Some facts about testosterone cypionate include that it is designed for men whose bodies do not produce enough testosterone naturally, according to WebMD. It can cause nausea and headaches as well as changes in skin color or sexual interest.
Testosterone cypionate is typically administered through an injection once every one to four weeks, explains WebMD. Generally, doctors recommend the injection be made into the buttocks. Testosterone should not be injected into a vein. Since it is a supplement for a chemical that the body is normally designed to automatically produce, ceasing to take testosterone cypionate after an extended time may cause withdrawal symptoms to occur. The body may cease producing its own testosterone entirely, leading to tiredness, depression and a sensation of weakness if the drug is no longer administered.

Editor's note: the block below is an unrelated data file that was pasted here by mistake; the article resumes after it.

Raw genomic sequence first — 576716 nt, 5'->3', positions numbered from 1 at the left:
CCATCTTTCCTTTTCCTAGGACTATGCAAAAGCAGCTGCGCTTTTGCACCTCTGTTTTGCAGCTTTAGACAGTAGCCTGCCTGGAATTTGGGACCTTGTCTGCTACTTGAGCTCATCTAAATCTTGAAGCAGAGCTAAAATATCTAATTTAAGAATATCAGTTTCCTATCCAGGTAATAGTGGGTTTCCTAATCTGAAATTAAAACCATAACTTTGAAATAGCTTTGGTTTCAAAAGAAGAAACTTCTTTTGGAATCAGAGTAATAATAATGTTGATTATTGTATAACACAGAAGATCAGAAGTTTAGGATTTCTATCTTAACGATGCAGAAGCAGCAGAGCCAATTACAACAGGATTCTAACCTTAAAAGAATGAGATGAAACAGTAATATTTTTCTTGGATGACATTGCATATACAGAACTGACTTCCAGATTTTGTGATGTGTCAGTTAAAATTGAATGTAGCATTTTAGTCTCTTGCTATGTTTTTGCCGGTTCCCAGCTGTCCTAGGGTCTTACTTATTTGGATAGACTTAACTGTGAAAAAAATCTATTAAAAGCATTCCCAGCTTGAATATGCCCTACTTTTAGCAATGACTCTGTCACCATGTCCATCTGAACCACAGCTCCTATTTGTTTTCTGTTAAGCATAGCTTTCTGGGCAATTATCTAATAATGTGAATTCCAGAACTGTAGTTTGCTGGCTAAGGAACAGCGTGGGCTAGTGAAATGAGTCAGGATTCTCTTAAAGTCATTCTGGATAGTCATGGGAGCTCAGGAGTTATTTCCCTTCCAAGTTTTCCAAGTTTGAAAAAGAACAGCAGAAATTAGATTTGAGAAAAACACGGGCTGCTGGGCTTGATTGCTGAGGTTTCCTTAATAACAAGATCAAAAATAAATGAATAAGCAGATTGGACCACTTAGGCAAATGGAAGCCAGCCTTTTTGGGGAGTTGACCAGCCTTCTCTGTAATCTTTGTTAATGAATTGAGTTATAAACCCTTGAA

Some individuals increase their dosages or frequency of administration of testosterone cypionate for its muscle-enhancing effects, an activity WebMD contraindicates. This kind of behavior puts individuals at higher risk for heart disease, liver disease, stroke, ruptured tendons or ligaments, and improper bone development in adolescents. Testosterone cypionate is known to interact with blood-thinning agents such as warfarin, and it may interfere with laboratory tests such as thyroid tests, possibly producing false results.